The situation often arises where a value that does not respond to any of the individual blocks must materialize, that is, it is more likely that we will have to materialize, for example, 12.028 mm than exact 10 mm. This situation is resolved through the process known as coupling, combination or mounting from pattern blocks.

By virtue of the fine finish of their measuring faces, the pattern blocks can adhere to these faces to form a coupling capable of reaching the measure we want to materialize. However, it is not about randomly grouping blocks, but about following careful rules to achieve the necessary precision and protect the blocks from any damage. We can summarize these rules in the following steps:

Join gauge blocks

Join gauge blocks

1) Group the pattern blocks following the sequence I-IV indicated in the figure, that is: cross them at right angles (I), turn them gently in the indicated direction (II), slide one over the other in the indicated direction to eliminate the air film between them (III ) until achieving a perfect adherence (IV).

2) Unless extremely necessary, avoid the use of pattern blocks thinner, as they are very fragile and can easily deteriorate.

3) Always try to use the least possible number of pattern blocks (no more than five in total) so that the sum of the small errors of the block remains with a negligible value (<0.001 mm), although condition 2 must be respected. The more complete the set of pattern blocks, there will be a greater chance of using the fewest number of blocks.

4) Begin by choosing the blocks that determine the smallest values, for example, thousandths, then hundredths, tenths, etc.

5) For your protection, pattern blocks The thinnest of the group should be placed in the middle and the largest at the ends.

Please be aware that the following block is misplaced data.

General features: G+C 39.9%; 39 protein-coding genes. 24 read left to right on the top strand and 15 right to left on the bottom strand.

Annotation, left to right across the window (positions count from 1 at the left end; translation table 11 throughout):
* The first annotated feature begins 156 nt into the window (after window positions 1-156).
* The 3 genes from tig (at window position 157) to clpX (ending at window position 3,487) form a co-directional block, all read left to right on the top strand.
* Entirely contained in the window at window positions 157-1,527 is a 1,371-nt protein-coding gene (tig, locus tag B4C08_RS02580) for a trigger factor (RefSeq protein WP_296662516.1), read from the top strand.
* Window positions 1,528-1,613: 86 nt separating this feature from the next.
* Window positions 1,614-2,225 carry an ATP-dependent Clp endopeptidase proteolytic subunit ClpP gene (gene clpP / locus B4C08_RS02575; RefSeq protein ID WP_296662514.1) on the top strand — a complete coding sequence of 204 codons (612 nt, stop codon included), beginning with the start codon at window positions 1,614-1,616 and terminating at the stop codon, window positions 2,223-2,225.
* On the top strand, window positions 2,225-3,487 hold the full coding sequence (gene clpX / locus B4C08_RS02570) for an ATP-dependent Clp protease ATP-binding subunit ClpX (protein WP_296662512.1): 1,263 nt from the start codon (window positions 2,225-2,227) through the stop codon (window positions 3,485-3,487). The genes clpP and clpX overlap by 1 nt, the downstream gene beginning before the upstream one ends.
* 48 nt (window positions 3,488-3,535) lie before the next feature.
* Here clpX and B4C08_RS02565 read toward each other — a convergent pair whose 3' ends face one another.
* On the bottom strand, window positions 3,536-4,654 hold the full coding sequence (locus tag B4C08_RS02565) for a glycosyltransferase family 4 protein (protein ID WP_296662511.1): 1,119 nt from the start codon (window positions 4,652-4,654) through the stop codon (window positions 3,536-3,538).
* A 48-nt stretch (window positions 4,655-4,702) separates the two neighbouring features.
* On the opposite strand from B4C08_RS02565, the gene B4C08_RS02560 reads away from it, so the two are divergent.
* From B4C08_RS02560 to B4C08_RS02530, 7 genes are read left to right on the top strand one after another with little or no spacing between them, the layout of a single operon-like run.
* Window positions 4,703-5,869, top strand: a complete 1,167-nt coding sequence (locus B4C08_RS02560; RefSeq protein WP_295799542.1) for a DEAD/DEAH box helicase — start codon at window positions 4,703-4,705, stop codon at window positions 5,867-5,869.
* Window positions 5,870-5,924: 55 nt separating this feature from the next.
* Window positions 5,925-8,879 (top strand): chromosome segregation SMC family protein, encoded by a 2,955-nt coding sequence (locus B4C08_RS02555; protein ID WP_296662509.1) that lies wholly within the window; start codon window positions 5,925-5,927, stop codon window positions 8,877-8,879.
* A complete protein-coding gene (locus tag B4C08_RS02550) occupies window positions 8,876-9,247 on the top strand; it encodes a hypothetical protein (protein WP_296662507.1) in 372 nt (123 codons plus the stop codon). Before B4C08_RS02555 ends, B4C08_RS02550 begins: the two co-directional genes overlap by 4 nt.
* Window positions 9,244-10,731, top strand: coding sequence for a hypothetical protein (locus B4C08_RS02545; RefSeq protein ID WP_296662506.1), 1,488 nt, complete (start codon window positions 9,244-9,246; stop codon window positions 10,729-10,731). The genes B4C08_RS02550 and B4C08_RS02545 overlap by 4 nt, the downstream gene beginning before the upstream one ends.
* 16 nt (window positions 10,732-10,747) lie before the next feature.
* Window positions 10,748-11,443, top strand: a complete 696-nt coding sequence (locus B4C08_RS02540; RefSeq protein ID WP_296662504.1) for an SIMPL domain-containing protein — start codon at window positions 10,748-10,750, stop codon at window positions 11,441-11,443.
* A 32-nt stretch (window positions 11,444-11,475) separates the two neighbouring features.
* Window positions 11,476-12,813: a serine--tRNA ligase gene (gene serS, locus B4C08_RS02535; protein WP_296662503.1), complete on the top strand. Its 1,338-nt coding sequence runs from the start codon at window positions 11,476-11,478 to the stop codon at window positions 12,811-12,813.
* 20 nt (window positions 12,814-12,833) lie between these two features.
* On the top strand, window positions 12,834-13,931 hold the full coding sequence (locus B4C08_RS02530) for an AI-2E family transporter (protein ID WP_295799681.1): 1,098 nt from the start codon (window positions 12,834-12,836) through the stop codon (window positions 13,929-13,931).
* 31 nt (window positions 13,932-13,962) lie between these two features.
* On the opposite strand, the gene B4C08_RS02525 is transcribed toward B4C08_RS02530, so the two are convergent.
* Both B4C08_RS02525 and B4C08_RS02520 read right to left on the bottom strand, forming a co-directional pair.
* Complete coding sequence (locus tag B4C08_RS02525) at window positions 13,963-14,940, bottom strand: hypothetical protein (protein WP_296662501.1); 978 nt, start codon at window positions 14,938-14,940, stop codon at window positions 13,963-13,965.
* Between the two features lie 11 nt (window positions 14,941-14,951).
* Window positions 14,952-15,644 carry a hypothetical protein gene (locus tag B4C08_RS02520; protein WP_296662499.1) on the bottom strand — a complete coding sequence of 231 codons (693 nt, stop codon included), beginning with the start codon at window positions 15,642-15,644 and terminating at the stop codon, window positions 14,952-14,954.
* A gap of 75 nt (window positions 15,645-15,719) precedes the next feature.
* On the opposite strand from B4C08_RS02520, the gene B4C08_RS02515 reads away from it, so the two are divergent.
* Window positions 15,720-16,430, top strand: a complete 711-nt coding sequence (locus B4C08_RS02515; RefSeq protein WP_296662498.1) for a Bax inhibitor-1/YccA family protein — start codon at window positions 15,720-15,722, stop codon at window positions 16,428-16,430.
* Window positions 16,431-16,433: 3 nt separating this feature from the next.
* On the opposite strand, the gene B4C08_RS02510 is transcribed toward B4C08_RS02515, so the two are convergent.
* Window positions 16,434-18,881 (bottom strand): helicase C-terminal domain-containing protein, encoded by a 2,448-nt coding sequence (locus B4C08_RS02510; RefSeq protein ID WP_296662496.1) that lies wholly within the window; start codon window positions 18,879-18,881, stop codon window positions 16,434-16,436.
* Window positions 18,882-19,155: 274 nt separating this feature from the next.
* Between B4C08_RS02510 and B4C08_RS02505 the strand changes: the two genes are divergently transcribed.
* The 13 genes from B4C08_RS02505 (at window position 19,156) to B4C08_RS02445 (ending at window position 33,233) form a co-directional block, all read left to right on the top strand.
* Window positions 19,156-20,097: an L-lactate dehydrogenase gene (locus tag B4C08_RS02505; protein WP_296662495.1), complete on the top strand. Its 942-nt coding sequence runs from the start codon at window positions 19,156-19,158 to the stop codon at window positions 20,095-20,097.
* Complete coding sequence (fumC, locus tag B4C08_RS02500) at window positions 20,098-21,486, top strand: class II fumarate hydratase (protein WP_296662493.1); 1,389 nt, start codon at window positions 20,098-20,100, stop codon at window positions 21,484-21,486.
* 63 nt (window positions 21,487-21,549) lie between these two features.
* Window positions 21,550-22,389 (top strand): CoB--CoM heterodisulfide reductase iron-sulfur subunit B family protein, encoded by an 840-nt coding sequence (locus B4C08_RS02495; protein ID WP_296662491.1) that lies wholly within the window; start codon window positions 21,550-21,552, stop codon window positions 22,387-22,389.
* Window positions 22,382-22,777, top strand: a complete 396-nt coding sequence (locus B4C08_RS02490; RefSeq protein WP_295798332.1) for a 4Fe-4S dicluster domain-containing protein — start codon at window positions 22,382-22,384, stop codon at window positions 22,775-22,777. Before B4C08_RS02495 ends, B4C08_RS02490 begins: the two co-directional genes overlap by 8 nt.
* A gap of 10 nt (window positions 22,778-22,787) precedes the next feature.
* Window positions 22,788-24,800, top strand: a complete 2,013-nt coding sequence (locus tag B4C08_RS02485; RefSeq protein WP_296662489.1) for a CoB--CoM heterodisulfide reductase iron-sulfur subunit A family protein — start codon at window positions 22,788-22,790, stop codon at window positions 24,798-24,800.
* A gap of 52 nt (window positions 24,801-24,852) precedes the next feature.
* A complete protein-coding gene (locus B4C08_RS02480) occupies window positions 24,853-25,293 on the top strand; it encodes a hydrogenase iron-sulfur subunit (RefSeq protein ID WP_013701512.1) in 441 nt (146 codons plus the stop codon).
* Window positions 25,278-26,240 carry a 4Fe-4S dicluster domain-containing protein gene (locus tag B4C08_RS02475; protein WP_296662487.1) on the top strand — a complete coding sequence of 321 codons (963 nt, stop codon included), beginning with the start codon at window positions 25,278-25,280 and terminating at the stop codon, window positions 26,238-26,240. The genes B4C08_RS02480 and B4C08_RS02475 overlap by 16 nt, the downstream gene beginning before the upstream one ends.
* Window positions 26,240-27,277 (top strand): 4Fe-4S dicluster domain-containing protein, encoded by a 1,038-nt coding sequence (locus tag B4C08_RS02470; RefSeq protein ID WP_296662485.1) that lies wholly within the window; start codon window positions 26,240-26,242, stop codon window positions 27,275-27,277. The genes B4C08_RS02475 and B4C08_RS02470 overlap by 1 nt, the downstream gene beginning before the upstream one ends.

6) An attempt should be made to achieve a certain balance of values ​​between the pattern blocks thinnest and largest.

For example, suppose that we want to materialize the measurement that we exemplified previously, that is, 12.028 mm and we have a set of pattern blocks of 112 pieces.

Starting with the number that determines the smallest values, we could choose the 0.008 mm block. However, condition 2 stated above advises us not to use such thin blocks, therefore, we will choose the 1,008 mm piece. We next require the 0.02mm measurement, but again, to satisfy condition 2, we choose the 1.02mm block. Finally, we add the 10 mm block to complete the total of (1.008 + 1.02 + 10) mm = 12.028 mm.

Gauge Block Care

Like all precision parts, extremely delicate and expensive, the pattern blocks They require extreme care, both in handling and storage, in order to avoid deterioration and loss of their properties. To do this, we must take into account the following:

  • The work environment must be at 20ºC or at a temperature as close as possible to that value, since it is at which the devices are calibrated. pattern blocks. It must be an environment protected from humid, dusty or corrosive atmospheres, as well as from sunlight, thermal radiation, magnetic or electrical fields.
  • For the care of pattern blocks You should always work on soft surfaces (rubber, suede, etc.) and use gloves or tweezers, avoiding using bare hands, which could be dirty or wet. Before use, the blocks should be carefully cleaned with appropriate solvents to remove the lubricant that protects them. They should be handled without touching their measuring faces or taking several at the same time in hand, as well as letting them remain in the hand for a long time so that they do not get hot.
  • If couplings are constructed, they should never be forced to fit into the housing to be measured and should be removed as soon as possible to avoid permanent adhesion of the blocks.
  • After use, the pattern blocks they will need to be cleaned again, lubricated and stored in their case.

Observing these cares, the useful life of the pattern blocks it is very long. It is common for manufacturers to also market mounting hardware, accessories, gloves, and cleaning kits together with sets of pattern blocks.

While the pattern blocks rectangular section are the most common, some firms also market pattern blocks square section, and both are available in metric measurements and in inches, with a wide assortment of games that meet the most demanding needs.

Faces-of-a-Pattern-Block

Faces-of-a-Pattern-Block